Microsoft unwilling to admit there's a problem

    The US lawyers have had similar test results to Watchdog's and they're likely to be a key part of their case against Microsoft. In the meantime, it seems Microsoft is unwilling to admit there's any such problem with the consoles.

    When we contacted Microsoft it said the following: "Microsoft works hard to make certain that consumers in the United Kingdom clearly understand the quality and value which Microsoft provides including Xbox 360. We're committed to building consumer confidence by listening to our Xbox community and stand behind our products and services. The vast majority of Xbox 360 customers enjoy an excellent gaming and entertainment experience right out of the box.

    "Microsoft reaffirms its longstanding position that it's not been able to ascertain any defect in the Xbox 360 console that causes concentric gouges (that is, 'scratching') on discs when a console is in a stationary position. Indeed, despite extensive testing and examination under static operating conditions, Microsoft has never been able to reproduce the concentric gouge that causes disc readability problems or find any such defect in consoles returned by consumers for examination. It's only with the movement of a console that such 'disc scratching' may occur. Consequently, Microsoft provides notices on the Xbox 360 console itself, in the user manual, and on its website - warning consumers not to move the console with a disc in it while in use.

    "A very small fraction of our customers have contacted us about disc scratching. For those customers, Microsoft offers online support tools and call-in centre support and we encourage consumers to contact us online at:

    xbox.com or by telephone on 0800 587 1102.

    "Customers can send their consoles to Microsoft for further examination and repair, if required.

    "Microsoft is committed to fully support its customers and honour its warranty obligations, but simply cannot replicate the disc scratching problem that's been alleged with the console in a stationary position."

    http://www.bbc.co.uk/blogs/watchdog/.../xbox_360.html

  2. #2
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    Microsoft has worked dilligently in attempting to clear up this issue its not nearly as bad as wragster makes it seem , even though these games were getting scratched it is still the customers fault because this issue can occur in very isolated situations but it can be caused by a couple things
    1st if the xbox 360 is moved during play even if the xbox is off a game would be scratched - there could be added protection put in place but that would mean more expensive dvd drives which would raise the cost of the console (Microsoft wants to make the console available to everyone at a decent price - so what if precautions must be made)
    2nd the xbox 360 requires full power to run the console properly - most people have the xbox plugged into a surge protector/power bar rather than into a wall outlet this connection limits the amount of power the xbox 360 recieve and can cause this issues to occur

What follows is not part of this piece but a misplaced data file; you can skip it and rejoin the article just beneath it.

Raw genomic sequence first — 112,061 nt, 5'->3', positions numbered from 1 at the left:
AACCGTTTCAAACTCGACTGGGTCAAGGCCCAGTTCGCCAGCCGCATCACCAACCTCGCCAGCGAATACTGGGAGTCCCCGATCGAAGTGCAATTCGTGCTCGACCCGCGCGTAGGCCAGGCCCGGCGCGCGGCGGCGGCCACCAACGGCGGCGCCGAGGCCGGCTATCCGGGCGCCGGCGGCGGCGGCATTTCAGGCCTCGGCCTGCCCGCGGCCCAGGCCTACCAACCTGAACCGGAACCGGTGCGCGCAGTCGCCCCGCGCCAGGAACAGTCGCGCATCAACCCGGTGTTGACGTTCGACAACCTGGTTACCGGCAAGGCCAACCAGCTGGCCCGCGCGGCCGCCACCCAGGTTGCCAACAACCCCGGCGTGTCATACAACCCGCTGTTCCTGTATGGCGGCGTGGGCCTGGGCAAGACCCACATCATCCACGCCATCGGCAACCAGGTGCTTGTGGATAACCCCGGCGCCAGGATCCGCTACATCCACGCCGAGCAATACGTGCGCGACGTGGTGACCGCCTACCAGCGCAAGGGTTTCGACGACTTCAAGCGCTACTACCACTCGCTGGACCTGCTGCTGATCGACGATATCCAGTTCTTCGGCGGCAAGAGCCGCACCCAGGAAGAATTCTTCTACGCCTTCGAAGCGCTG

- Microsoft states that the xbox should never be hooked into a surge protector/power bar on page 8 of the xbox 360 owner manual
    None of this is microsofts problem i have done xbox support for 2 years and its in very rare occasions i will hear of scratched discs - about once every 2 months - 50 calls a day
    Microsofts call driving statistics show that the scratched disc only takes 1% of our call volume which is very low - most of that 1% has moved the xbox console during play so that leaves very little
    There are disc replacement programs set up with every game manufacturer if one of you games get scratched call the manufacturer and for a small fee you can send the damaged disc to them and they will send a new one - process takes up to 2 weeks and can cost at most $20 canadian $15 american
    The xbox has sold 28 million units so far and these are just a few cases but the other 27.72 million are not having these problems - and also as wraggster stated that the new consoles are getting better and microsoft is working toward a solution
    Because of the way the console is made (To save you money by making HD gaming as cheap as $199) you will not want the xbox in any area where it would be subject to vibrations as that could also cause the scatches
    This was all done for a reason completely fixing it would not be cost effective for something that no-one really has issues with

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    Quote Originally Posted by Deshevy View Post
    Because of the way the console is made (To save you money by making HD gaming as cheap as $199) you will not want the xbox in any area where it would be subject to vibrations as that could also cause the scatches
    This was all done for a reason completely fixing it would not be cost effective for something that no-one really has issues with
    Sounds typical of a lot of companies. They save 5c per unit made and say it's not cost effective to implement a feature that would save some of their customers, (not likely to be future customers) a lot of grief - "It's only a few customers so who cares?"

    Didn't some of the early consols accidentally have that rubber piece on the DVD lens missing due to a factory error?

    Anyway if the new consoles are OK then something has changed and obviously something that MS acknowledge else why did it change? That fact that it has changed virtually admits guilt on behalf of MS IMO.

    Denial of guilt is normal corporate/Government behaviour. Never admit guilt at any time or you'll be sued to death from here to eternity.